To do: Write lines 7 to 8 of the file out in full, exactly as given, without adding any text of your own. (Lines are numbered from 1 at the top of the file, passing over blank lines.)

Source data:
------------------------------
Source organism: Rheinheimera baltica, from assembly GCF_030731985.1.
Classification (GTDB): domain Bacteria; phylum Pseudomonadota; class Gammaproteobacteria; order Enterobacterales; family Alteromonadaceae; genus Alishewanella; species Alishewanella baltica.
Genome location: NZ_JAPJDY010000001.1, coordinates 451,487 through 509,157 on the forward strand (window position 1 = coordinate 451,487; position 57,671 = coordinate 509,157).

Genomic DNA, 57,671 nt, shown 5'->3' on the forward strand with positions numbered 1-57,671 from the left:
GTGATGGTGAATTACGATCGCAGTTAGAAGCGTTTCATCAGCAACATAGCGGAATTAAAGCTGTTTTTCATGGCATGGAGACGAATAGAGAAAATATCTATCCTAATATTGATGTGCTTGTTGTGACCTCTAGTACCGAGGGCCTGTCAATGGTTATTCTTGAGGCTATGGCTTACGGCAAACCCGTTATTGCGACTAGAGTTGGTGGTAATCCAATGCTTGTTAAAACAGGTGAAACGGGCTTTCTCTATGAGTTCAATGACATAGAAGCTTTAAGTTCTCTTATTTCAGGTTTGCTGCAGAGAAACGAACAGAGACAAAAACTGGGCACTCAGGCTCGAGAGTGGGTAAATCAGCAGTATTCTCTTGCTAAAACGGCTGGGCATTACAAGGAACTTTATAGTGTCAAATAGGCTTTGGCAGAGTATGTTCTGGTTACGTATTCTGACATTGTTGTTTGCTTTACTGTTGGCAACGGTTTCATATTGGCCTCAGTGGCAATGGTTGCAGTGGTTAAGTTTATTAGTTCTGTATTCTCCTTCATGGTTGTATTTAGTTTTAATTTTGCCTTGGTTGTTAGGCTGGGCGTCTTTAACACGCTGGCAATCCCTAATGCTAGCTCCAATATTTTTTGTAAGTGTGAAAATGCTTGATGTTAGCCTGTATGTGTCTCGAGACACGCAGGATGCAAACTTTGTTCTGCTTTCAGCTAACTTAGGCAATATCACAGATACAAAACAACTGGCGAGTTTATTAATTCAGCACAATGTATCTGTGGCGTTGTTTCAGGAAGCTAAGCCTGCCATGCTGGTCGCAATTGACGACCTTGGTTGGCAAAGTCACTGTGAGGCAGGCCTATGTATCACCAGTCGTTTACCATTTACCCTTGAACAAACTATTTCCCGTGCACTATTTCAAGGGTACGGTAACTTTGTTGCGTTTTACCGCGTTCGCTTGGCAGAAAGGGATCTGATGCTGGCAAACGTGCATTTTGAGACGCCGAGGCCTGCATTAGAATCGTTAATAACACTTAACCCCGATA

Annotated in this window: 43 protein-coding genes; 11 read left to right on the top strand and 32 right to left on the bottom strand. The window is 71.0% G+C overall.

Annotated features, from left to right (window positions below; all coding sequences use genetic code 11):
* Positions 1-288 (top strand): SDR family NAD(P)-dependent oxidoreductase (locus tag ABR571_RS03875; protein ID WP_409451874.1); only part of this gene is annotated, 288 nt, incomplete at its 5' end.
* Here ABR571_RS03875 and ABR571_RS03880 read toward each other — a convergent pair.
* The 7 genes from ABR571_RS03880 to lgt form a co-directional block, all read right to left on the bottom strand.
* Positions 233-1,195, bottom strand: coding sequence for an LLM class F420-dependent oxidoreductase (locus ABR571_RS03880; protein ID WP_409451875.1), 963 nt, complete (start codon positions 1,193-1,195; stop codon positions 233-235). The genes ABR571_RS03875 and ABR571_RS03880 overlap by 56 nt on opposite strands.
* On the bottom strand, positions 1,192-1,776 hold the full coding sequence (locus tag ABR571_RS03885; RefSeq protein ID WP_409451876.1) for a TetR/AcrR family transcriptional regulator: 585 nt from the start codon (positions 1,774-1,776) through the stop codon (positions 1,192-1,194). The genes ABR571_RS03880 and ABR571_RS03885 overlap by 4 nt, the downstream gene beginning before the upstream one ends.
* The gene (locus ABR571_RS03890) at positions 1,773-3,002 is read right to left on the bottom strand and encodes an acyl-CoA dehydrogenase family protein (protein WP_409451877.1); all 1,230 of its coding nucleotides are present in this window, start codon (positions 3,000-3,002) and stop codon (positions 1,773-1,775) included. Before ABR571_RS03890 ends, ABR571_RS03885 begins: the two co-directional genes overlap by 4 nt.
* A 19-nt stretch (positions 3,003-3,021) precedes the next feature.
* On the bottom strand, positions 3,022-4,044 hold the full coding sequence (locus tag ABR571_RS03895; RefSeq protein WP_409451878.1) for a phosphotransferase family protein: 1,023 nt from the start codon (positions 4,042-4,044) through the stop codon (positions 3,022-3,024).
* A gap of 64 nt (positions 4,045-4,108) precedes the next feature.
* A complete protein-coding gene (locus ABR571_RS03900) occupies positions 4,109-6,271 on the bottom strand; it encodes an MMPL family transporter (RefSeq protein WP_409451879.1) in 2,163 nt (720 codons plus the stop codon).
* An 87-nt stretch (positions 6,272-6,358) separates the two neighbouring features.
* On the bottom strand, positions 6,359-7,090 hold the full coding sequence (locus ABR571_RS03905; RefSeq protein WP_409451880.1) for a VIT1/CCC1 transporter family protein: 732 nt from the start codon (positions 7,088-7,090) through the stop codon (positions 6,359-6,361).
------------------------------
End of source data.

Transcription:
Annotated features, from left to right (window positions below; all coding sequences use genetic code 11):
* Positions 1-288 (top strand): SDR family NAD(P)-dependent oxidoreductase (locus tag ABR571_RS03875; protein ID WP_409451874.1); only part of this gene is annotated, 288 nt, incomplete at its 5' end.